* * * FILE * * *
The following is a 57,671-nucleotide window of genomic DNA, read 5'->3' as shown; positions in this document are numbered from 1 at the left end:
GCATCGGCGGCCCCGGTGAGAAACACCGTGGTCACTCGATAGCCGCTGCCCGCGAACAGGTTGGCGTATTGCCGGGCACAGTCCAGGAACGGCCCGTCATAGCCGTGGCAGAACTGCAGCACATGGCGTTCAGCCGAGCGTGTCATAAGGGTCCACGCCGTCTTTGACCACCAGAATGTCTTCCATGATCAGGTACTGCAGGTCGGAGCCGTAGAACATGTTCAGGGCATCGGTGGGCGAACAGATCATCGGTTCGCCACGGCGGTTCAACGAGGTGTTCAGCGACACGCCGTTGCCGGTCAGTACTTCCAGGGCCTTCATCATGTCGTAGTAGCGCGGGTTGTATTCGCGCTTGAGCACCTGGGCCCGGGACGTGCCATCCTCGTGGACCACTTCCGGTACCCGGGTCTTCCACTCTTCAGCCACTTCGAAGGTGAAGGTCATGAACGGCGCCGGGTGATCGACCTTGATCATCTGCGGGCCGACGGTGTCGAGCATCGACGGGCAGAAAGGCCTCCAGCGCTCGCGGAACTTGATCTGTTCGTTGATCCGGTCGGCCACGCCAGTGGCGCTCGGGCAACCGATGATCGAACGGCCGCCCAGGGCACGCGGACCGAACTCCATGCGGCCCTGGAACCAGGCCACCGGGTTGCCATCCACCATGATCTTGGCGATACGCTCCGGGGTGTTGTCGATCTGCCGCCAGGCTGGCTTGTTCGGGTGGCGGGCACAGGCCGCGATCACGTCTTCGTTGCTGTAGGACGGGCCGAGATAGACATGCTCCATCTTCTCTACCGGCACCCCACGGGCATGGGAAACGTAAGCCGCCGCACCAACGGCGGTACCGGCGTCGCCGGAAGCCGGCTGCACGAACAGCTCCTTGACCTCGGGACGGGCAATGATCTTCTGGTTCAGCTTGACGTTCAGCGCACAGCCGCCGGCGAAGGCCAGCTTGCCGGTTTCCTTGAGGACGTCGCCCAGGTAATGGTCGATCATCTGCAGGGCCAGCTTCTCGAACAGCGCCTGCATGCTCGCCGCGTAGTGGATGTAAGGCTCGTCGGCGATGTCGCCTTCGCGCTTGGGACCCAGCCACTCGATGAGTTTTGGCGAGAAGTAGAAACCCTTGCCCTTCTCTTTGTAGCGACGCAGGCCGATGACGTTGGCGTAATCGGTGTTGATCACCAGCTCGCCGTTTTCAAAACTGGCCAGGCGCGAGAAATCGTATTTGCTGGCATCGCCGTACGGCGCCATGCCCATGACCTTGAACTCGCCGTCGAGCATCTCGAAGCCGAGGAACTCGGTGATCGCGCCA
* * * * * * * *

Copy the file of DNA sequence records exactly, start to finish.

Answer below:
The following is a 57,671-nucleotide window of genomic DNA, read 5'->3' as shown; positions in this document are numbered from 1 at the left end:
GCATCGGCGGCCCCGGTGAGAAACACCGTGGTCACTCGATAGCCGCTGCCCGCGAACAGGTTGGCGTATTGCCGGGCACAGTCCAGGAACGGCCCGTCATAGCCGTGGCAGAACTGCAGCACATGGCGTTCAGCCGAGCGTGTCATAAGGGTCCACGCCGTCTTTGACCACCAGAATGTCTTCCATGATCAGGTACTGCAGGTCGGAGCCGTAGAACATGTTCAGGGCATCGGTGGGCGAACAGATCATCGGTTCGCCACGGCGGTTCAACGAGGTGTTCAGCGACACGCCGTTGCCGGTCAGTACTTCCAGGGCCTTCATCATGTCGTAGTAGCGCGGGTTGTATTCGCGCTTGAGCACCTGGGCCCGGGACGTGCCATCCTCGTGGACCACTTCCGGTACCCGGGTCTTCCACTCTTCAGCCACTTCGAAGGTGAAGGTCATGAACGGCGCCGGGTGATCGACCTTGATCATCTGCGGGCCGACGGTGTCGAGCATCGACGGGCAGAAAGGCCTCCAGCGCTCGCGGAACTTGATCTGTTCGTTGATCCGGTCGGCCACGCCAGTGGCGCTCGGGCAACCGATGATCGAACGGCCGCCCAGGGCACGCGGACCGAACTCCATGCGGCCCTGGAACCAGGCCACCGGGTTGCCATCCACCATGATCTTGGCGATACGCTCCGGGGTGTTGTCGATCTGCCGCCAGGCTGGCTTGTTCGGGTGGCGGGCACAGGCCGCGATCACGTCTTCGTTGCTGTAGGACGGGCCGAGATAGACATGCTCCATCTTCTCTACCGGCACCCCACGGGCATGGGAAACGTAAGCCGCCGCACCAACGGCGGTACCGGCGTCGCCGGAAGCCGGCTGCACGAACAGCTCCTTGACCTCGGGACGGGCAATGATCTTCTGGTTCAGCTTGACGTTCAGCGCACAGCCGCCGGCGAAGGCCAGCTTGCCGGTTTCCTTGAGGACGTCGCCCAGGTAATGGTCGATCATCTGCAGGGCCAGCTTCTCGAACAGCGCCTGCATGCTCGCCGCGTAGTGGATGTAAGGCTCGTCGGCGATGTCGCCTTCGCGCTTGGGACCCAGCCACTCGATGAGTTTTGGCGAGAAGTAGAAACCCTTGCCCTTCTCTTTGTAGCGACGCAGGCCGATGACGTTGGCGTAATCGGTGTTGATCACCAGCTCGCCGTTTTCAAAACTGGCCAGGCGCGAGAAATCGTATTTGCTGGCATCGCCGTACGGCGCCATGCCCATGACCTTGAACTCGCCGTCGAGCATCTCGAAGCCGAGGAACTCGGTGATCGCGCCA